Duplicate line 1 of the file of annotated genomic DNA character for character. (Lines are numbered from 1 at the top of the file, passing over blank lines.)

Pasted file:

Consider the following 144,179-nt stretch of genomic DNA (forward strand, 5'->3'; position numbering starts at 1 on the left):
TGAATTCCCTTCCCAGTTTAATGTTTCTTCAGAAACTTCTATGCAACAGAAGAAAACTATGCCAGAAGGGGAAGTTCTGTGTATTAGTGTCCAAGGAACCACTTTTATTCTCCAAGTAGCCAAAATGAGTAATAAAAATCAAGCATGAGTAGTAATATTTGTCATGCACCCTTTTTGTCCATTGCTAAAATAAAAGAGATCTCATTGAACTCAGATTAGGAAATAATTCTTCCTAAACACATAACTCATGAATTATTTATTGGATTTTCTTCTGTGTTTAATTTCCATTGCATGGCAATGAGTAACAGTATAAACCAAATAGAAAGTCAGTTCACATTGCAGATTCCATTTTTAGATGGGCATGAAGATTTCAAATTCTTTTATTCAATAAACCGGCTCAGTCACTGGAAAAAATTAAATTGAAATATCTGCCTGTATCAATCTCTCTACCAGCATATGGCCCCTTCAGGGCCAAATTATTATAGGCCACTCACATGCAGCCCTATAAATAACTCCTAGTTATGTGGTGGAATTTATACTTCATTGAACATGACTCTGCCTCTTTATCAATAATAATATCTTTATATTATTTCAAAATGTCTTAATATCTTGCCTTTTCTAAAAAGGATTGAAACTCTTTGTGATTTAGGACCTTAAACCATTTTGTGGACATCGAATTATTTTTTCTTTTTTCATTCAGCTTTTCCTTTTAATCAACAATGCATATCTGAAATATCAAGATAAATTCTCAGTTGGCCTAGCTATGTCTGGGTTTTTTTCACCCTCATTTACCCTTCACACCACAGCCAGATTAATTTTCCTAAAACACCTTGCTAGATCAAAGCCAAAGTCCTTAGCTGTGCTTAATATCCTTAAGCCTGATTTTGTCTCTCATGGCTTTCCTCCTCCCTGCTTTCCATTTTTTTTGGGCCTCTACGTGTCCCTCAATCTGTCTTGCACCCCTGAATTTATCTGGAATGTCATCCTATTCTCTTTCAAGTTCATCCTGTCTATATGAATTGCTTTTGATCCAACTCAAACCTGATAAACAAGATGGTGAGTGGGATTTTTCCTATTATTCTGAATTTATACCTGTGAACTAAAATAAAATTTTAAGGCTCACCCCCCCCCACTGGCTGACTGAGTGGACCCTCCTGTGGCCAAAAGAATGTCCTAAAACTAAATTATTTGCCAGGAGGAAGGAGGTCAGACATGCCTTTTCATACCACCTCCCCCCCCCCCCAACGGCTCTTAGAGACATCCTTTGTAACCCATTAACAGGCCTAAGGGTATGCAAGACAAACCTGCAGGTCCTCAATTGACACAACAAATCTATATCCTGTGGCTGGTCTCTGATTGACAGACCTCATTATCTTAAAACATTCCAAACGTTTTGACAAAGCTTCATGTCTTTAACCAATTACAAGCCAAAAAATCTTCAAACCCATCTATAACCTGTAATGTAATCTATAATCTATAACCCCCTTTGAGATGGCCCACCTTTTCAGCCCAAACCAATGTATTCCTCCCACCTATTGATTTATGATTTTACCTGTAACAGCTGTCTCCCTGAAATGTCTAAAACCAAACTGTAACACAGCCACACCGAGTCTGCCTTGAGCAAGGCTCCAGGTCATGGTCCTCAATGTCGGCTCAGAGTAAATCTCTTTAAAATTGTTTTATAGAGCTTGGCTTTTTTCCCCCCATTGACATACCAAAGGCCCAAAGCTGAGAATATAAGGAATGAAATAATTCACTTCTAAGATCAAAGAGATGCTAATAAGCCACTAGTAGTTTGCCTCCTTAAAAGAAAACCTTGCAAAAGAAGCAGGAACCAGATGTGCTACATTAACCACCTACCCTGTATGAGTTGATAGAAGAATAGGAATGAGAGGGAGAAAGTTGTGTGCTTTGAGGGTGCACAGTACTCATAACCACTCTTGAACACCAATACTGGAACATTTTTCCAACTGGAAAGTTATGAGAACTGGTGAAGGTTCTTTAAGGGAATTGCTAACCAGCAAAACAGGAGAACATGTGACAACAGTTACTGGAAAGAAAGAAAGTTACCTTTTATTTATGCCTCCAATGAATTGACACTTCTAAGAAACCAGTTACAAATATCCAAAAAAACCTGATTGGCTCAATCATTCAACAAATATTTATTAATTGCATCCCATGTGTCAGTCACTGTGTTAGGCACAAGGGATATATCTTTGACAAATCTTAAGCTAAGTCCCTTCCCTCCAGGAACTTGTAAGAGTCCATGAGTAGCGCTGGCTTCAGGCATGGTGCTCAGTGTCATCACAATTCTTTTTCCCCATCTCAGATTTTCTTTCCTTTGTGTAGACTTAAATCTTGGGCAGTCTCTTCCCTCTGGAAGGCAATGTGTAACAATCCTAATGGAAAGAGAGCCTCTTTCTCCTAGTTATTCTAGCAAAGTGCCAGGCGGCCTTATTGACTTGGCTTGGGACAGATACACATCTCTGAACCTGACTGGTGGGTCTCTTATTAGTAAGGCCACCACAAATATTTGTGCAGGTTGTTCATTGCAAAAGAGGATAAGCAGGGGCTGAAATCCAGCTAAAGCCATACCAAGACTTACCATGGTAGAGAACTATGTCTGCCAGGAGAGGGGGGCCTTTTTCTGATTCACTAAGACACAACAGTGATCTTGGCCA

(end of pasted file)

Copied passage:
Consider the following 144,179-nt stretch of genomic DNA (forward strand, 5'->3'; position numbering starts at 1 on the left):